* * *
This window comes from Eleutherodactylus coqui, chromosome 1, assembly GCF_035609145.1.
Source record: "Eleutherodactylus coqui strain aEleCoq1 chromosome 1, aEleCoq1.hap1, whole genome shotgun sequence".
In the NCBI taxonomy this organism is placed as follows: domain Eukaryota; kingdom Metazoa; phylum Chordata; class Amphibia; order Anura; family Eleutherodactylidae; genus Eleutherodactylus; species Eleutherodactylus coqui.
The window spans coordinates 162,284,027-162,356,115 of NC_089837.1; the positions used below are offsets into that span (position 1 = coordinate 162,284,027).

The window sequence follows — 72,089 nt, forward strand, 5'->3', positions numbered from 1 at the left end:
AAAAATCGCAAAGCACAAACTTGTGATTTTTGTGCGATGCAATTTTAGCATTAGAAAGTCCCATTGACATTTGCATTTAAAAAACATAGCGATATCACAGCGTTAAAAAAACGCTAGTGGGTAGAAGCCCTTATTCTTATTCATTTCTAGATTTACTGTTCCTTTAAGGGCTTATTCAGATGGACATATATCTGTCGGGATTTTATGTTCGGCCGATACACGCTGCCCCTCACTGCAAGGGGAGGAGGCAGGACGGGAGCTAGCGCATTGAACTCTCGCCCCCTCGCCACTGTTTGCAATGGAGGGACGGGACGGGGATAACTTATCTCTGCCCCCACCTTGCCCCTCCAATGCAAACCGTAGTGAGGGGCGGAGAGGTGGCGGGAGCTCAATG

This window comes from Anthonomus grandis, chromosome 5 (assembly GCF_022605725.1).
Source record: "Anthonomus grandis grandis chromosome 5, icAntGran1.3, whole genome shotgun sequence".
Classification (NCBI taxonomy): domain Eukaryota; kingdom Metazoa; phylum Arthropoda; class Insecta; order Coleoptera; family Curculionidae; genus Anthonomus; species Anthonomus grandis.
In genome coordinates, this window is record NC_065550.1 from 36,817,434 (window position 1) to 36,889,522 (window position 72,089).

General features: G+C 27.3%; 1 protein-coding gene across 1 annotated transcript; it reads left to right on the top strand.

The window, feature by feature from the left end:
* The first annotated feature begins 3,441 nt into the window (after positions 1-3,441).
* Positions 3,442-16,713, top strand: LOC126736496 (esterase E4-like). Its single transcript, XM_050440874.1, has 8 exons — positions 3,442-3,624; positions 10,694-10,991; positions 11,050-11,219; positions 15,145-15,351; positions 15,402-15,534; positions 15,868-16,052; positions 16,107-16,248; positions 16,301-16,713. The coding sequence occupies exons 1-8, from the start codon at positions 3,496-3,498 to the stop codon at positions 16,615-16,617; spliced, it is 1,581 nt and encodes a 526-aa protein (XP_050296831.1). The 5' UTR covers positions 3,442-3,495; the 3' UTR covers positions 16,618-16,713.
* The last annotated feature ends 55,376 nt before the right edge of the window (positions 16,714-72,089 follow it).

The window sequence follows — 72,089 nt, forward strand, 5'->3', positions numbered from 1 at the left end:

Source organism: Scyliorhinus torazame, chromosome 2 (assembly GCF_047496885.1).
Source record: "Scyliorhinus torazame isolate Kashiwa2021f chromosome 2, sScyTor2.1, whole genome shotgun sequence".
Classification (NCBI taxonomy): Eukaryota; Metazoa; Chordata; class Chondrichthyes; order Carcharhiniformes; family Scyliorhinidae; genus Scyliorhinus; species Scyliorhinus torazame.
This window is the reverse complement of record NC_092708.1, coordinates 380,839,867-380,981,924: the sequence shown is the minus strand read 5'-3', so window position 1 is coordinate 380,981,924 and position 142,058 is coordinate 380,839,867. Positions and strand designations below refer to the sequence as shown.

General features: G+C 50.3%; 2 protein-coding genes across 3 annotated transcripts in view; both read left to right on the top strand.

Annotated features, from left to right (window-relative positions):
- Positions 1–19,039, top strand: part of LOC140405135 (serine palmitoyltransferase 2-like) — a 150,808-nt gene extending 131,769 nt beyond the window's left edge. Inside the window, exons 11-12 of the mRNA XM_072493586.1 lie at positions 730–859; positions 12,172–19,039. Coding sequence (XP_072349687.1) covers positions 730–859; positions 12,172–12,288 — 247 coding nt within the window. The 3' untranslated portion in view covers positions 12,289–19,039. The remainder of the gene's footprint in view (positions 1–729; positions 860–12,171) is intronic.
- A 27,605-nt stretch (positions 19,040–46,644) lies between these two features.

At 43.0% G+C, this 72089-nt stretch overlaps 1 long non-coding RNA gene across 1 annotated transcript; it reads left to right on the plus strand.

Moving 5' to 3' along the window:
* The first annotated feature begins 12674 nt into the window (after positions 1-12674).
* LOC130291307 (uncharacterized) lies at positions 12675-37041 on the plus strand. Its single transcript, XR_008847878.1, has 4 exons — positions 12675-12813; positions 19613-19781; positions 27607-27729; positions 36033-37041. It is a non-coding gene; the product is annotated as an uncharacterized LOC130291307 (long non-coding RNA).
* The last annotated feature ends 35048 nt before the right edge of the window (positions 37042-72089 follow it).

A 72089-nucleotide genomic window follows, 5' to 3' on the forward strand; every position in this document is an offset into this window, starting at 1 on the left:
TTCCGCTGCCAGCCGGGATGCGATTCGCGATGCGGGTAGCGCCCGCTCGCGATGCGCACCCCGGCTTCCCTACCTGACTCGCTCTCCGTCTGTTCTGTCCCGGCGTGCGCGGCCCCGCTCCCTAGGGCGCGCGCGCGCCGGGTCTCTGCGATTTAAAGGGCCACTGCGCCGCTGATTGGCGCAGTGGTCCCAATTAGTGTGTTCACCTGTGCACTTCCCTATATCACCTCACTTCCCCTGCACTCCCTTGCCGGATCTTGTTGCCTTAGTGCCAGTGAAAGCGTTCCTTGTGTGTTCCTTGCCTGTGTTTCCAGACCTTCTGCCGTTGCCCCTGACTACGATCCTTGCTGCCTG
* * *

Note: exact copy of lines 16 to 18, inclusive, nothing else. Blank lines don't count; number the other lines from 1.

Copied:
The window sequence follows — 72,089 nt, forward strand, 5'->3', positions numbered from 1 at the left end:

Source organism: Scyliorhinus torazame, chromosome 2 (assembly GCF_047496885.1).
Source record: "Scyliorhinus torazame isolate Kashiwa2021f chromosome 2, sScyTor2.1, whole genome shotgun sequence".